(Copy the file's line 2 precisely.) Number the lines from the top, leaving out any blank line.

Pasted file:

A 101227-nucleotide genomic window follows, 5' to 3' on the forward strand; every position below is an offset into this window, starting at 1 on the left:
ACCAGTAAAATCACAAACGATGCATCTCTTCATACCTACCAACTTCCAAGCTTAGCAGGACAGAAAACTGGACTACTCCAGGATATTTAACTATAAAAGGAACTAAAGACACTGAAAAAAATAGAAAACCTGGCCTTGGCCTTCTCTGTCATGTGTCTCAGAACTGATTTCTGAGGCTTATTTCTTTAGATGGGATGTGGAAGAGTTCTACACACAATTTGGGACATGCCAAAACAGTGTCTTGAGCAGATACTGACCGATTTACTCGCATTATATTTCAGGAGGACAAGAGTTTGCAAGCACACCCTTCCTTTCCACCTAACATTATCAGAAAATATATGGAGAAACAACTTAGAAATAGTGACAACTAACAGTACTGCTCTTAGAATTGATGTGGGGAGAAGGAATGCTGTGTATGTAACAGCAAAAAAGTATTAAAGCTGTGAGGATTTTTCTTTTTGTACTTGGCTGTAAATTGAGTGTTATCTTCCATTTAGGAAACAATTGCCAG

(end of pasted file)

ACCAGTAAAATCACAAACGATGCATCTCTTCATACCTACCAACTTCCAAGCTTAGCAGGACAGAAAACTGGACTACTCCAGGATATTTAACTATAAAAGGAACTAAAGACACTGAAAAAAATAGAAAACCTGGCCTTGGCCTTCTCTGTCATGTGTCTCAGAACTGATTTCTGAGGCTTATTTCTTTAGATGGGATGTGGAAGAGTTCTACACACAATTTGGGACATGCCAAAACAGTGTCTTGAGCAGATACTGACCGATTTACTCGCATTATATTTCAGGAGGACAAGAGTTTGCAAGCACACCCTTCCTTTCCACCTAACATTATCAGAAAATATATGGAGAAACAACTTAGAAATAGTGACAACTAACAGTACTGCTCTTAGAATTGATGTGGGGAGAAGGAATGCTGTGTATGTAACAGCAAAAAAGTATTAAAGCTGTGAGGATTTTTCTTTTTGTACTTGGCTGTAAATTGAGTGTTATCTTCCATTTAGGAAACAATTGCCAG